When it comes to walleye fishing through the ice, mid-December to mid-January is the peak time. Low-light times are the most productive. —NEWS-REVIEW PHOTO

Rig the tip-ups with a minimum of 6- or 8-pound test line. Tie the terminal tackle directly to the line, but do not use snap

swivels or leaders for walleye. Terminal tackle can be a standard No. 6 hook, a treble hook, small spoons or flashers.

Locating early walleyes During the early-ice period, walleyes are very predictable and are easy to locate. Simply find a shallow weed bed along the shoreline of the lake and place your setup. When ice fishing, your setup is stationary and the fish move to you. Other great fishing areas are pockets in the weed edge that protrude toward shore. Walleyes have a tendency to move into these pockets and hold in these areas. Another area to try are the shallow points submerged in the lake. Anglers should set up on either side on the break line. Most walleye anglers will be set up an hour to one-half hour before daylight and fish until mid-morning. Once the sun gets above the tree tops, walleyes will not feed much until near sunset. This means that the late afternoon and early evening hours are very good times to have walleye action. It it’s a heavy-overcast day, the walleyes will feed later in the morning and earlier before sunset. When the sun has totally set, the fish slow down for a couple of hours. But don’t give up; usually about 8 p.m. the walleyes become active again and will respond on and off all night. Be aware that Wisconsin has a variety of bag and size requirements for walleyes, so check for notices at the boat landing or a regulation book for details. Yukon Jack is a hunting and fishing guide in Eagle River and can be reached at (715) 479-3219 or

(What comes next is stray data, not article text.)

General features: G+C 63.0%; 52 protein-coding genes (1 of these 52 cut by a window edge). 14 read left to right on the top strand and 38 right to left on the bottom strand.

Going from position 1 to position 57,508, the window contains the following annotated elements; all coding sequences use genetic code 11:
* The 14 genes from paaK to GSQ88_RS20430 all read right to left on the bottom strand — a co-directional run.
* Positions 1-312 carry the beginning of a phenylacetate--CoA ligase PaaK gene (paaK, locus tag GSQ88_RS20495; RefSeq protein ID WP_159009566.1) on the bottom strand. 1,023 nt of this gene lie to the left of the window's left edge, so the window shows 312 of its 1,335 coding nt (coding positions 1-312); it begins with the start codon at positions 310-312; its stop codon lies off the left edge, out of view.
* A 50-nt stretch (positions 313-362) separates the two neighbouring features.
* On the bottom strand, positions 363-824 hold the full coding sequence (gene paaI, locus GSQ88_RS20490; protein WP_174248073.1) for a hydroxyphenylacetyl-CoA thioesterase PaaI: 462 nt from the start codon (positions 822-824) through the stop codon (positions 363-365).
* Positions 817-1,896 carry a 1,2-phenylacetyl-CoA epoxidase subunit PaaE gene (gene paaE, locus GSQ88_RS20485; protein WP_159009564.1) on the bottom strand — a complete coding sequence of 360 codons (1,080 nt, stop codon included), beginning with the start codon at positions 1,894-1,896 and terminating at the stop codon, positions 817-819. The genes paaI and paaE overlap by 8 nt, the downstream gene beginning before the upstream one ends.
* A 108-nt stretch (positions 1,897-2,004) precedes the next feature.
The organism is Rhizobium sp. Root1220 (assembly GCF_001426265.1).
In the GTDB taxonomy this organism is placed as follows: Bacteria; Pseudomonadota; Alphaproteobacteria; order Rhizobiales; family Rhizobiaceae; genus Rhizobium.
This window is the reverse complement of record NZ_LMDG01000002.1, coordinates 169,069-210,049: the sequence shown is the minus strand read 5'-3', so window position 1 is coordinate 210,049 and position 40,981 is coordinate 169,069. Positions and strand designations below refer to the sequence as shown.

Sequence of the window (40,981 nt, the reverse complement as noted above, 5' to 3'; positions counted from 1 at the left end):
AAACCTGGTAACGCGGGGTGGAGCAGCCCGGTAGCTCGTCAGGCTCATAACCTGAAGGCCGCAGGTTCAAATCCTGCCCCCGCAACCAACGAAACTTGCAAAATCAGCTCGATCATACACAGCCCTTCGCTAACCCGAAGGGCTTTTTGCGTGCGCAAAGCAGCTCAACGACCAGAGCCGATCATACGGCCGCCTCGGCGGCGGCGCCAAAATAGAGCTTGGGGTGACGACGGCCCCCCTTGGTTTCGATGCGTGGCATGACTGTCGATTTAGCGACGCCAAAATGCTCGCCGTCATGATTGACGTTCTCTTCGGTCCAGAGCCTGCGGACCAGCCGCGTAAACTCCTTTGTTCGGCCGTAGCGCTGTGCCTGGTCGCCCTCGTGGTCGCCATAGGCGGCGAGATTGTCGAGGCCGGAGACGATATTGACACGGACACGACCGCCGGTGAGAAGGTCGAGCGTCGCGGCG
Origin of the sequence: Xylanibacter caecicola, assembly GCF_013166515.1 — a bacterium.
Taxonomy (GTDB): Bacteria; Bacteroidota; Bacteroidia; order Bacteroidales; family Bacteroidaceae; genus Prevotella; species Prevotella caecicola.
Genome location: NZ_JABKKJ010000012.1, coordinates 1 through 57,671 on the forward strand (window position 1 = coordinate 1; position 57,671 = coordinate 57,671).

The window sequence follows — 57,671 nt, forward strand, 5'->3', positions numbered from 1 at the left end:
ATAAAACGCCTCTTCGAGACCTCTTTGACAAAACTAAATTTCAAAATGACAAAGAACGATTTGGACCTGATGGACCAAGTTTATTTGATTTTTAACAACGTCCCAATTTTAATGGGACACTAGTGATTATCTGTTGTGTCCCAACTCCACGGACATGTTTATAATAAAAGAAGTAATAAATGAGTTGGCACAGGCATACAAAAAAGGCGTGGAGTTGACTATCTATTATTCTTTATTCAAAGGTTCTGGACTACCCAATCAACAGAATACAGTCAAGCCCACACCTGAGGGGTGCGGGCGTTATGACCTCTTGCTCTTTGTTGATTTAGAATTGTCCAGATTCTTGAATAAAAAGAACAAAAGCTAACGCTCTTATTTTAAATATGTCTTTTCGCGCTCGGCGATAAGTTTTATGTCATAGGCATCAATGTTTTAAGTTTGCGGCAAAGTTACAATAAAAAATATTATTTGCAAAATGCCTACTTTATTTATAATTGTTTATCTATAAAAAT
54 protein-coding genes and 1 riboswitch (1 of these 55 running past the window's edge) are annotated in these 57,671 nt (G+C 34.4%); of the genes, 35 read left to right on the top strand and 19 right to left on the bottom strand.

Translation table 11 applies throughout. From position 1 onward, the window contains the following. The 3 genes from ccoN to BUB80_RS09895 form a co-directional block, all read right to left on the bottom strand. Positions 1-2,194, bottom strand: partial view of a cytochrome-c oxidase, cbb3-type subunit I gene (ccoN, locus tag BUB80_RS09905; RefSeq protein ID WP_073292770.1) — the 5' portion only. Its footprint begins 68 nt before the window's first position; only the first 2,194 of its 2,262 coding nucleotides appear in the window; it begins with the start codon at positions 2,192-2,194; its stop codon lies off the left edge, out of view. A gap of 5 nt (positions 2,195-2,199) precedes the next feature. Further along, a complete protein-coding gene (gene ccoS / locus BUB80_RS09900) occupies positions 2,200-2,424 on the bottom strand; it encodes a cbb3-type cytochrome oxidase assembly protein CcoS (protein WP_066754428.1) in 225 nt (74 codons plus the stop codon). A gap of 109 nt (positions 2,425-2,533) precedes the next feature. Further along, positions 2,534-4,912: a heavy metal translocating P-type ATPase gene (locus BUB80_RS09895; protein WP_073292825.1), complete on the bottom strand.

Ice fishing derbies planned in North Woods Communities and organizations throughout the North Woods are planning ice fishing jamborees this winter. Most of the ice fishing derbies are family-oriented events, offering prizes for the largest fish as well as door prizes. Participants should call organizers at the number provided to confirm dates and locations. The following is a rundown of the ice fishing jamborees in this area. Jan. 26, Phelps — The 27th annual Great Northern Ice Fishing Tournament, sponsored by the Phelps Lions Club, will be held on Lac Vieux Desert, with the headquarters at the West Shore Boat Landing. Phone (715) 545-3327. Feb. 2, Conover — The Conover Volunteer Fire and Rescue Department will

sponsor its fourth annual Ice Fishing Classic on Pioneer Lake from 7 a.m. to 5 p.m., with headquarters at the public boat landing off Chicago Avenue. Call (715) 477-2036. Feb. 2, St. Germain — The Plum Lake EMS will host the Holes for Life ice fishing tournament on Big St. Germain Lake, with registration at Fibber’s Restaurant at 7 a.m. Fishing will last from 7 a.m. to 3 p.m. There will be raffles, cash prizes and door prizes. Entry fee is $25. Phone (715) 891-0572. Feb. 9, Phelps — The Northern Exposure Ice Fishing Tournament will be held on North Twin Lake, sponsored by Northern Exposure Bar and Restaurant. Call (715) 545-3555. Feb. 9, Sayner — The Sayner/Star